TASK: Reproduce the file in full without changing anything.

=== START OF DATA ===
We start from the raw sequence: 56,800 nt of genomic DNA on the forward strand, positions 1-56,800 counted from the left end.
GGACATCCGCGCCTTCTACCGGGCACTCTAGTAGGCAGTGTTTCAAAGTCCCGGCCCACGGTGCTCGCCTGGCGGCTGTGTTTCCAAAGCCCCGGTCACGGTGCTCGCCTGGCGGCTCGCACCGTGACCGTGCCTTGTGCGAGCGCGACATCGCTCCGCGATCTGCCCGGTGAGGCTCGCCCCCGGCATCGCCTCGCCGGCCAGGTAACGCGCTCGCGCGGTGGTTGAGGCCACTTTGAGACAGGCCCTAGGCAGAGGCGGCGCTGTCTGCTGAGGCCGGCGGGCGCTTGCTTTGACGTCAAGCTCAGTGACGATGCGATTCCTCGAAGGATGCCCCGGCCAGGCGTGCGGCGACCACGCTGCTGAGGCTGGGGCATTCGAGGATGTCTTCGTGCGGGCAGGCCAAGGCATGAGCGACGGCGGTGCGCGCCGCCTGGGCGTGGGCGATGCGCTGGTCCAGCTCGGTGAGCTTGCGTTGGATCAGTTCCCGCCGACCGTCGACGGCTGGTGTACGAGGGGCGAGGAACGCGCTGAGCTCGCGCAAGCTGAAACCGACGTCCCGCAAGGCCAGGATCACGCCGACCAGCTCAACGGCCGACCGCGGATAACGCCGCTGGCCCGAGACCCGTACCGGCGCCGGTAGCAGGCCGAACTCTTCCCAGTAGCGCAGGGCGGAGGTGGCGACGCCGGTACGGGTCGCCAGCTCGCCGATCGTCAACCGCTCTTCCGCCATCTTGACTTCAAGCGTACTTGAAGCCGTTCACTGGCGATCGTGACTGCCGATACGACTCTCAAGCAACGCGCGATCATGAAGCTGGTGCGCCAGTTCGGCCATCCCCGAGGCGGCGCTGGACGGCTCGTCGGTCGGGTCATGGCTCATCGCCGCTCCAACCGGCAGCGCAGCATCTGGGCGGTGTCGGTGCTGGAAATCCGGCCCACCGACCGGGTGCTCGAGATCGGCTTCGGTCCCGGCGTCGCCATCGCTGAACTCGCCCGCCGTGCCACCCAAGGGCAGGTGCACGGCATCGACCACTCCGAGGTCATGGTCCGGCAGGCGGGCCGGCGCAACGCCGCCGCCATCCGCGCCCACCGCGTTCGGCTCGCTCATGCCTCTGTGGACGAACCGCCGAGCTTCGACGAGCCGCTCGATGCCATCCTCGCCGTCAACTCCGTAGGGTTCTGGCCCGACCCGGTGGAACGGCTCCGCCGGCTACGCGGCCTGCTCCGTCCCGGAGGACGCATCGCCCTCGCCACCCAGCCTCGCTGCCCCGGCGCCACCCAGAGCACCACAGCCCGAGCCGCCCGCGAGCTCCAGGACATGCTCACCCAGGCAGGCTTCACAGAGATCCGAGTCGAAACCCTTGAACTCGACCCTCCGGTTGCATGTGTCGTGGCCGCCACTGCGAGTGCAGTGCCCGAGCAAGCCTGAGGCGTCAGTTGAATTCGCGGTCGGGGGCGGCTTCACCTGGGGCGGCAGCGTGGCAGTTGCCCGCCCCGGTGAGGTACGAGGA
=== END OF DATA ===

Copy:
We start from the raw sequence: 56,800 nt of genomic DNA on the forward strand, positions 1-56,800 counted from the left end.
GGACATCCGCGCCTTCTACCGGGCACTCTAGTAGGCAGTGTTTCAAAGTCCCGGCCCACGGTGCTCGCCTGGCGGCTGTGTTTCCAAAGCCCCGGTCACGGTGCTCGCCTGGCGGCTCGCACCGTGACCGTGCCTTGTGCGAGCGCGACATCGCTCCGCGATCTGCCCGGTGAGGCTCGCCCCCGGCATCGCCTCGCCGGCCAGGTAACGCGCTCGCGCGGTGGTTGAGGCCACTTTGAGACAGGCCCTAGGCAGAGGCGGCGCTGTCTGCTGAGGCCGGCGGGCGCTTGCTTTGACGTCAAGCTCAGTGACGATGCGATTCCTCGAAGGATGCCCCGGCCAGGCGTGCGGCGACCACGCTGCTGAGGCTGGGGCATTCGAGGATGTCTTCGTGCGGGCAGGCCAAGGCATGAGCGACGGCGGTGCGCGCCGCCTGGGCGTGGGCGATGCGCTGGTCCAGCTCGGTGAGCTTGCGTTGGATCAGTTCCCGCCGACCGTCGACGGCTGGTGTACGAGGGGCGAGGAACGCGCTGAGCTCGCGCAAGCTGAAACCGACGTCCCGCAAGGCCAGGATCACGCCGACCAGCTCAACGGCCGACCGCGGATAACGCCGCTGGCCCGAGACCCGTACCGGCGCCGGTAGCAGGCCGAACTCTTCCCAGTAGCGCAGGGCGGAGGTGGCGACGCCGGTACGGGTCGCCAGCTCGCCGATCGTCAACCGCTCTTCCGCCATCTTGACTTCAAGCGTACTTGAAGCCGTTCACTGGCGATCGTGACTGCCGATACGACTCTCAAGCAACGCGCGATCATGAAGCTGGTGCGCCAGTTCGGCCATCCCCGAGGCGGCGCTGGACGGCTCGTCGGTCGGGTCATGGCTCATCGCCGCTCCAACCGGCAGCGCAGCATCTGGGCGGTGTCGGTGCTGGAAATCCGGCCCACCGACCGGGTGCTCGAGATCGGCTTCGGTCCCGGCGTCGCCATCGCTGAACTCGCCCGCCGTGCCACCCAAGGGCAGGTGCACGGCATCGACCACTCCGAGGTCATGGTCCGGCAGGCGGGCCGGCGCAACGCCGCCGCCATCCGCGCCCACCGCGTTCGGCTCGCTCATGCCTCTGTGGACGAACCGCCGAGCTTCGACGAGCCGCTCGATGCCATCCTCGCCGTCAACTCCGTAGGGTTCTGGCCCGACCCGGTGGAACGGCTCCGCCGGCTACGCGGCCTGCTCCGTCCCGGAGGACGCATCGCCCTCGCCACCCAGCCTCGCTGCCCCGGCGCCACCCAGAGCACCACAGCCCGAGCCGCCCGCGAGCTCCAGGACATGCTCACCCAGGCAGGCTTCACAGAGATCCGAGTCGAAACCCTTGAACTCGACCCTCCGGTTGCATGTGTCGTGGCCGCCACTGCGAGTGCAGTGCCCGAGCAAGCCTGAGGCGTCAGTTGAATTCGCGGTCGGGGGCGGCTTCACCTGGGGCGGCAGCGTGGCAGTTGCCCGCCCCGGTGAGGTACGAGGA